Powered by NewsLook.com
Existing Chemical Compounds Could Revive Failing Antibiotics, Says Danish Scientist

Existing Chemical Compounds Could Revive Failing Antibiotics, Says Danish Scientist

Reuters - Innovations Video Online (Dec. 21, 2014) A team of scientists led by Danish chemist Jorn Christensen says they have isolated two chemical compounds within an existing antipsychotic medication that could be used to help a range of failing antibiotics work against killer bacterial infections, such as Tuberculosis. Jim Drury went to meet him. Video provided by Reuters
Powered by NewsLook.com
Hugging It Out Could Help You Ward Off A Cold

Hugging It Out Could Help You Ward Off A Cold

Newsy (Dec. 21, 2014) Carnegie Mellon researchers found frequent hugs can help people avoid stress-related illnesses. Video provided by Newsy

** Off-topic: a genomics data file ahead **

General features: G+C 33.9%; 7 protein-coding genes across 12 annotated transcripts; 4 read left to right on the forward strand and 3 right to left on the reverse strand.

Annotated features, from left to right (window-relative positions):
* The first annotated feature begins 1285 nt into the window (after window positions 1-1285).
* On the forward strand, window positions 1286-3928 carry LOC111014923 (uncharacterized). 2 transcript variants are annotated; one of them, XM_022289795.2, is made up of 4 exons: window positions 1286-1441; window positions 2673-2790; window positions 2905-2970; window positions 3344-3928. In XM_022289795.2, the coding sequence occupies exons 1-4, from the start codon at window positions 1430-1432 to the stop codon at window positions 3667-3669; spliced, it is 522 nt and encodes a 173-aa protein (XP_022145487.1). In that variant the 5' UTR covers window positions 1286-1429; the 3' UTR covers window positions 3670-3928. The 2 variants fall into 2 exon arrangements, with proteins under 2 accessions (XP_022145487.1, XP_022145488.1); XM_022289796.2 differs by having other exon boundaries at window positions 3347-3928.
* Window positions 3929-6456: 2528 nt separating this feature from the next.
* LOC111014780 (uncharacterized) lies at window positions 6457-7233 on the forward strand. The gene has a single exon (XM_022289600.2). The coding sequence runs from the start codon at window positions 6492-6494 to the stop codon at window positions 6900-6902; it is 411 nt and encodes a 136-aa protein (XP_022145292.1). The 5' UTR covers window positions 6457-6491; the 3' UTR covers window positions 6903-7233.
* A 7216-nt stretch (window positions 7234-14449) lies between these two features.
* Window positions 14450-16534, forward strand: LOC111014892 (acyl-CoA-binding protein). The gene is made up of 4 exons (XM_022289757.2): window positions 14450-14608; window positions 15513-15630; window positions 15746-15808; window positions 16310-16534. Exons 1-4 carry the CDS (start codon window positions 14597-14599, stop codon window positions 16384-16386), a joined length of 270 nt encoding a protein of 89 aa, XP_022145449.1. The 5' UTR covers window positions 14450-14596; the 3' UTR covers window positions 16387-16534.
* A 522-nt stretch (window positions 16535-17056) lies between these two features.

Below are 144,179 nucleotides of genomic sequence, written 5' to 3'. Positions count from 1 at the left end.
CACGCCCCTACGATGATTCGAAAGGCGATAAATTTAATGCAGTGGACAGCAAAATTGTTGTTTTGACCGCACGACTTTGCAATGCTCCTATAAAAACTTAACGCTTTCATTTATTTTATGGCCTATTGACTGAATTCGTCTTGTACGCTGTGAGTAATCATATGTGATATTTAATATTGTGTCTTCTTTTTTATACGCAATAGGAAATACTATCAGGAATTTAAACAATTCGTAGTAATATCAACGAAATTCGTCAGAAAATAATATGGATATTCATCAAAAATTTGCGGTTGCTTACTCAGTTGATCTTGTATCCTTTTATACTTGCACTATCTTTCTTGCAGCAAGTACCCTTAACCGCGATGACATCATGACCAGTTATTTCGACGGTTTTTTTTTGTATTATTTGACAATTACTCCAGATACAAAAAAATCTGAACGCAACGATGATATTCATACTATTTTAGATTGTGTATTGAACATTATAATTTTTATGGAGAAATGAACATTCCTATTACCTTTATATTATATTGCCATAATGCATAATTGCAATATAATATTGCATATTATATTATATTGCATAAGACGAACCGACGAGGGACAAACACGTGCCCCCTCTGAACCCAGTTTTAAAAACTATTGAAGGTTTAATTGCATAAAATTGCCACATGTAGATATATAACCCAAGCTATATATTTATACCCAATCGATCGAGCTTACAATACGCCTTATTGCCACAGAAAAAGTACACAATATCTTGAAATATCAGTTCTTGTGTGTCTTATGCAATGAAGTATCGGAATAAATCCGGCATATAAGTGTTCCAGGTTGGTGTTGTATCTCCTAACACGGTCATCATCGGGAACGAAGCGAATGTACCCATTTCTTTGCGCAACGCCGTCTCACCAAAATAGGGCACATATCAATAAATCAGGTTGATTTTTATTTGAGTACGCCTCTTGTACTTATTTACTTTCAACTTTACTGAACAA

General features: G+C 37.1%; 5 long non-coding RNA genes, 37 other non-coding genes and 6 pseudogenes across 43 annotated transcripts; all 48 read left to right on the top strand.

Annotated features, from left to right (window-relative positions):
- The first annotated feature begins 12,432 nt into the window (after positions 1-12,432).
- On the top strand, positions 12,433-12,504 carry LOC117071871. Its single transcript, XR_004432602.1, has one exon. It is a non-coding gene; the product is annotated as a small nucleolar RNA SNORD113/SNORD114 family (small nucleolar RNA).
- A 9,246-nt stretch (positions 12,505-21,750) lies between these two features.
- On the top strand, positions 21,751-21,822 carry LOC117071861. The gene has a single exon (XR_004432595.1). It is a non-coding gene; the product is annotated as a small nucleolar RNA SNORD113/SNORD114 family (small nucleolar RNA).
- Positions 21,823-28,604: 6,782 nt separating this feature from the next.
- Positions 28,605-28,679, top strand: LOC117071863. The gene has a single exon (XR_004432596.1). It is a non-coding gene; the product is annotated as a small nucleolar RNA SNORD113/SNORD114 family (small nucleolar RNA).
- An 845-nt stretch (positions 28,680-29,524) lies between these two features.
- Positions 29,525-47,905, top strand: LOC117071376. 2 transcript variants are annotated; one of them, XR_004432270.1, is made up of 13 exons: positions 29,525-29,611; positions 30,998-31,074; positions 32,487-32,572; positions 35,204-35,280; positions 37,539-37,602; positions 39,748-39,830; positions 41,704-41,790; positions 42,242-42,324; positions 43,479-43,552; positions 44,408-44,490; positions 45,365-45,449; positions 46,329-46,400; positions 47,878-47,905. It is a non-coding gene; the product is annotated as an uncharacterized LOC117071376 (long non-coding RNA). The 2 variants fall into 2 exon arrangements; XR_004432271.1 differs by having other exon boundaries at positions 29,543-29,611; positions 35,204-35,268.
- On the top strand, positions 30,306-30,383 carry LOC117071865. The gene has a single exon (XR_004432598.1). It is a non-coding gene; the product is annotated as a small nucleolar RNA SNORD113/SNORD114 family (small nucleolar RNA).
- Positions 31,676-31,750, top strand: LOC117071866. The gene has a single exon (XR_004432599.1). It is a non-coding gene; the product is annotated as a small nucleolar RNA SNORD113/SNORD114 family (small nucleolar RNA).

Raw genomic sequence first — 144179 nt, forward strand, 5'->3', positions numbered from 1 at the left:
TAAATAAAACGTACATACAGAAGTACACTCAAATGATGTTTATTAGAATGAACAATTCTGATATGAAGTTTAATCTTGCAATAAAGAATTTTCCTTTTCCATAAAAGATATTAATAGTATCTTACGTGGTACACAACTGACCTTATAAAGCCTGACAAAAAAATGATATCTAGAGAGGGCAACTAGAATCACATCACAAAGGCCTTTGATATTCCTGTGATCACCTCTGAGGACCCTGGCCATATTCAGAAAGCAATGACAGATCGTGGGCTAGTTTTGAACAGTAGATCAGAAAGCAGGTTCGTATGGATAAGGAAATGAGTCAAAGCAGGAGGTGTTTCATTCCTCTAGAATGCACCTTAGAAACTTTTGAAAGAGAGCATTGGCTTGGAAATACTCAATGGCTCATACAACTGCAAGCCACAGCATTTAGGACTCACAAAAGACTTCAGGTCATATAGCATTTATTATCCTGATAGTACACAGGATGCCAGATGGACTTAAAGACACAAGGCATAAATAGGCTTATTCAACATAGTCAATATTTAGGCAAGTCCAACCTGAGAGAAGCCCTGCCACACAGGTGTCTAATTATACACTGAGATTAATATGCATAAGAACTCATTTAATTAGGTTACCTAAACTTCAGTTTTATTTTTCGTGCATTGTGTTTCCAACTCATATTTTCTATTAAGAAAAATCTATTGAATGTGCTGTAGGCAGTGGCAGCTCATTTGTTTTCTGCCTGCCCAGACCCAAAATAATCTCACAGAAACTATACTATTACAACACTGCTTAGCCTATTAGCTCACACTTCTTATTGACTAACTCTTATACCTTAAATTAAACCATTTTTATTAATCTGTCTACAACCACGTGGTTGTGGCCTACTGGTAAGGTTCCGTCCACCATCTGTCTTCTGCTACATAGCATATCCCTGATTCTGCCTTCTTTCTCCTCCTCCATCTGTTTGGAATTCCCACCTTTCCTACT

Powered by NewsLook.com

Search ScienceDaily

Number of stories in archives: 140,361

Find with keyword(s):
Enter a keyword or phrase to search ScienceDaily for related topics and research stories.

Save/Print:
Share:

Breaking News:

Strange & Offbeat Stories


Health & Medicine

Mind & Brain

Living & Well

In Other News

... from NewsDaily.com

Science News

Health News

Environment News

Technology News



Save/Print:
Share:

Free Subscriptions


Get the latest science news with ScienceDaily's free email newsletters, updated daily and weekly. Or view hourly updated newsfeeds in your RSS reader:

Get Social & Mobile


Keep up to date with the latest news from ScienceDaily via social networks and mobile apps:

Have Feedback?


Tell us what you think of ScienceDaily -- we welcome both positive and negative comments. Have any problems using the site? Questions?
Mobile: iPhone Android Web
Follow: Facebook Twitter Google+
Subscribe: RSS Feeds Email Newsletters
Latest Headlines Health & Medicine Mind & Brain Space & Time Matter & Energy Computers & Math Plants & Animals Earth & Climate Fossils & Ruins